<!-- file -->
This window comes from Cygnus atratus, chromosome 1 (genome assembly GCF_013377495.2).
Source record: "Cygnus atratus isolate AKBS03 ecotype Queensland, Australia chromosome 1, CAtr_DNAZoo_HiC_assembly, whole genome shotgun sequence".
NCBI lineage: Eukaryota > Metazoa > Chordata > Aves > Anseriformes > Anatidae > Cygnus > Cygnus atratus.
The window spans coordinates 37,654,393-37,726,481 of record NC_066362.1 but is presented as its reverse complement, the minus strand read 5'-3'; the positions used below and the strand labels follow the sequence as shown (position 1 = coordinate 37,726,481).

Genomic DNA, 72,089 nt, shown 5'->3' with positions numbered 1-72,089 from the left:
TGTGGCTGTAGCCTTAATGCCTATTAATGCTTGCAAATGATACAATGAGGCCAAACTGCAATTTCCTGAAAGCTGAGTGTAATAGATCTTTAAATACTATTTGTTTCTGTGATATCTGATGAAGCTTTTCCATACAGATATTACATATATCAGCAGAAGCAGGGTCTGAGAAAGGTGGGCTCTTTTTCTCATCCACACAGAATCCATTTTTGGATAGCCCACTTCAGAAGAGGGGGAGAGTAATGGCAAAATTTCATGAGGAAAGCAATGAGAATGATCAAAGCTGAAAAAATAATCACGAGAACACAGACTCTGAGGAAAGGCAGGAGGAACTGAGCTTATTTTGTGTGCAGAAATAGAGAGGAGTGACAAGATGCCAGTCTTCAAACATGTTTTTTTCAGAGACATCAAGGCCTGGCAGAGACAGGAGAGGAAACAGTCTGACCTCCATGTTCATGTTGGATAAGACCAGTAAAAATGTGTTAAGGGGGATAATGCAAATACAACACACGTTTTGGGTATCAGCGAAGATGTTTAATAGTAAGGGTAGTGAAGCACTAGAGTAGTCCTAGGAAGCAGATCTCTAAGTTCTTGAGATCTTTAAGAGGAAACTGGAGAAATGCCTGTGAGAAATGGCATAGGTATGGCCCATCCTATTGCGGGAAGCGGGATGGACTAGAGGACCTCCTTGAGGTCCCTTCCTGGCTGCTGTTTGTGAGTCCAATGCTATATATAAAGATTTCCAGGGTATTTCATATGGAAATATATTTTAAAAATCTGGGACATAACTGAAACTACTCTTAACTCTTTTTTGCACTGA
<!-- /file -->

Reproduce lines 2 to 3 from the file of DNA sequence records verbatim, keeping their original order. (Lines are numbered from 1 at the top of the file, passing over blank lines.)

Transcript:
Source record: "Cygnus atratus isolate AKBS03 ecotype Queensland, Australia chromosome 1, CAtr_DNAZoo_HiC_assembly, whole genome shotgun sequence".
NCBI lineage: Eukaryota > Metazoa > Chordata > Aves > Anseriformes > Anatidae > Cygnus > Cygnus atratus.